Decreasing the singlet-triplet energy gap ΔEST and increasing the radiative decay rate kF is a useful way to get efficient TADF emission. Unfortunately, as mentioned at the beginning of Section 2, there is a trade-off between getting a small ΔEST and getting a high kF, which is related to the electronic coupling between the ground state and the singlet excited state. A good separation of the HOMO and LUMO orbitals leads to a small ΔEST, but it also reduces kF [16]. On the contrary, compounds with overlapping HOMO and LUMO orbitals are expected to exhibit high values for kF, but yielding relatively large ΔEST, and thus showing less TADF contribution [17].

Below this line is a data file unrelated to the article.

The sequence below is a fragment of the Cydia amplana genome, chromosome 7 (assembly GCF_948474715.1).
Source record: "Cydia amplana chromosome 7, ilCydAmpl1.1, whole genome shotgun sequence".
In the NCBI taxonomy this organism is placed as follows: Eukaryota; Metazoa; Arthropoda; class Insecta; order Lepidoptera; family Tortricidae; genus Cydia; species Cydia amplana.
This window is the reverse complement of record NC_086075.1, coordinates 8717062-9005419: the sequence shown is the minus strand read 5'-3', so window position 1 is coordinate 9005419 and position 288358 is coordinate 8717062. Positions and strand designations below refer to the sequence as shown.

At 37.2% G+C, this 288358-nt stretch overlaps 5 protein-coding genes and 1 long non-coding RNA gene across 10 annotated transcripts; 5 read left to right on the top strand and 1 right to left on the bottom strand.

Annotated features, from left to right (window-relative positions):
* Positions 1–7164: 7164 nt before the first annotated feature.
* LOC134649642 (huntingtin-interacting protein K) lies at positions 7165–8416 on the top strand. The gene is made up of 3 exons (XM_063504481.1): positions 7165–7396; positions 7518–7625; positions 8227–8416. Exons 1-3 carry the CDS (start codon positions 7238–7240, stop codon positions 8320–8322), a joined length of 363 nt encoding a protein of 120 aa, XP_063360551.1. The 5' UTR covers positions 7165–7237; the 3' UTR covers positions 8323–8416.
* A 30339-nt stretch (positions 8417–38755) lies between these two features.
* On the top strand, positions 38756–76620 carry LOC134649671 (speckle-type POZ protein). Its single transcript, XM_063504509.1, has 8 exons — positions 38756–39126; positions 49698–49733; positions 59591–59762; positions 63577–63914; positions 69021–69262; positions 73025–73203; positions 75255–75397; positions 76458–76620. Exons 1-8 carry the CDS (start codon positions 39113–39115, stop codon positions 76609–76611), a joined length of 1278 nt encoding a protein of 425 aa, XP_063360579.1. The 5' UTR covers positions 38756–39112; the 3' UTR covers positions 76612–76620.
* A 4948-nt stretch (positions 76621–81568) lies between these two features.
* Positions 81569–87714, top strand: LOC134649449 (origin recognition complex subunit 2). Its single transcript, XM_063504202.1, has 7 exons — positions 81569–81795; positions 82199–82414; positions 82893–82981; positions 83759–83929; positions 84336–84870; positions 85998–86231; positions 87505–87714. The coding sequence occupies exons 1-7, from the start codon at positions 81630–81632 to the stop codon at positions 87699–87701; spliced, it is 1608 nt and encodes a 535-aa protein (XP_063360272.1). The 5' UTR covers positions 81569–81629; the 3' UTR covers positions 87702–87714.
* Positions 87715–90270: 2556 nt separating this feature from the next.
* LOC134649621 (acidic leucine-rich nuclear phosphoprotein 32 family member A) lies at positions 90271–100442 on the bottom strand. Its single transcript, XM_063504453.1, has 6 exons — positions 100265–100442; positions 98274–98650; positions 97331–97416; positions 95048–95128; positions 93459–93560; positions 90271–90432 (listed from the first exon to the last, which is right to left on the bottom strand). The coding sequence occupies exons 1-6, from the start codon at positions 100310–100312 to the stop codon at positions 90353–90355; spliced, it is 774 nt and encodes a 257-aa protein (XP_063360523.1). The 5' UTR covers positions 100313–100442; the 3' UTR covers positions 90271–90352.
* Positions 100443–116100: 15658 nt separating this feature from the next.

One of the approaches to increase the radiative decay rate, while maintaining a small ΔEST in TADF emitters, is the concept of using an aromatic bridge or spacer between the donor and acceptor moieties in the molecular design. In such a system, the delocalization of molecular orbitals is given, while there is in addition a weak overlap of HOMO and LUMO orbitals at the spacer, which induces a larger oscillator strength, enhancing the rate of radiative decay. This concept was successfully demonstrated in many TADF emitters containing phenyl linkers between donor and acceptor units in one TADF molecule [17, 18, 19, 20]. Initially, the aromatic bridge negatively influenced ΔEST—making it larger—because of an increased S1 energy level, whereas the T1 level was reduced by the extended π-conjugation. But in such cases, the singlet-triplet energy gap could still be reduced by using stronger donors and acceptors and thereby strengthening the charge-transfer character [21, 22, 23]. In addition, the π-conjugation can be interrupted by twisting the donor and acceptor units, so that they are nearly orthogonal to each other. This design strategy is also very beneficial in decreasing ΔEST and hence increasing kRISC.